Berwick: Yes, of course, the first one is fully done and ready, we’re going to take pictures and videos of it tonight, and we might even do sort of a press release launch–maybe in Los Angeles–in the next week or so, to show everyone they’re working.

    Jeff Berwick says bitcoin ATMs are the real deal.

    Los Angeles?

    That’s where our technology guys are.

    What kind of location will you test it out in?

    We’re looking for a location right now, probably just somewhere in a mall or something like that.

    That would be a two-way transaction ATM? From fiat currency into bitcoin and from bitcoin into fiat currency?

    Yes.

    I’ve seen you describe yourself as an anarcho-capitalist, and was wondering if that meant you're more of an anarchist that's interested in capitalism or a capitalist that’s interested in anarchism.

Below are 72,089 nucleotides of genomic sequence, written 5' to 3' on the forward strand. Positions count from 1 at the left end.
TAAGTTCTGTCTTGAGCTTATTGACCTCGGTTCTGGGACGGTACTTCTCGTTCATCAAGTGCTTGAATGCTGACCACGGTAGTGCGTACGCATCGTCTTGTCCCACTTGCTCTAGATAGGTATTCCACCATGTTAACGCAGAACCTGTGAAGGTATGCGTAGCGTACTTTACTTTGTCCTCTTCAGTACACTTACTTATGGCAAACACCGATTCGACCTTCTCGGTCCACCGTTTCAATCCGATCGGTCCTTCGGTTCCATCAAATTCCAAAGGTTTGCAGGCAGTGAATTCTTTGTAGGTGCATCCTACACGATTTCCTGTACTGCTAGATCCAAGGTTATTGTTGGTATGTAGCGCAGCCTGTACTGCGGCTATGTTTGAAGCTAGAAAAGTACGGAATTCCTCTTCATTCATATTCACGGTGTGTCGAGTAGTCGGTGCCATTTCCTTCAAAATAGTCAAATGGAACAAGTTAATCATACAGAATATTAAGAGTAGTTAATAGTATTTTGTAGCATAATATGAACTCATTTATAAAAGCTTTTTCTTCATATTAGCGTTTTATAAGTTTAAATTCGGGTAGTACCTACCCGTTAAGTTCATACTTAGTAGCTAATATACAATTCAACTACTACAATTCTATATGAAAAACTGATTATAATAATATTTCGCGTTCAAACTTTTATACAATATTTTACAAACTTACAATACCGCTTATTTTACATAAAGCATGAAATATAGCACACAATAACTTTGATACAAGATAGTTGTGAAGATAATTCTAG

Anarchy just means that you want all transactions to be voluntary, and capitalism is basically the same thing. It’s basically the same word. Most people don’t understand the word anarchy very well.

    Cody Wilson, who is making 3D printed guns–I don’t know if you saw our piece about him–he’s also been a part of the bitcoin community and is very interested in the disruptive aspect of open source–

    Yes, I know about him, I’ve seen it.

    He describes himself as a crypto-anarchist. Would you place yourself in a similar category, or are you more of a capitalist?

    It just means that you don’t believe there’s any use for a governments. I believe in free-market enterprise. I’m a capitalist.

    You say you believe this could be a multi-billion dollar business. As we speak, the market capitalization of bitcoin is surpassing $1 billion. How soon do you think something like Bitcoin ATM could accrue its first $2 billion?

    I think over the next few years, obviously. I could easily see bitcoin going up to $1,000 or $10,000 per bitcoin. That would be a pretty big market, so, there’s going be a lot of billion-dollar bitcoin businesses.

    Why Cyprus?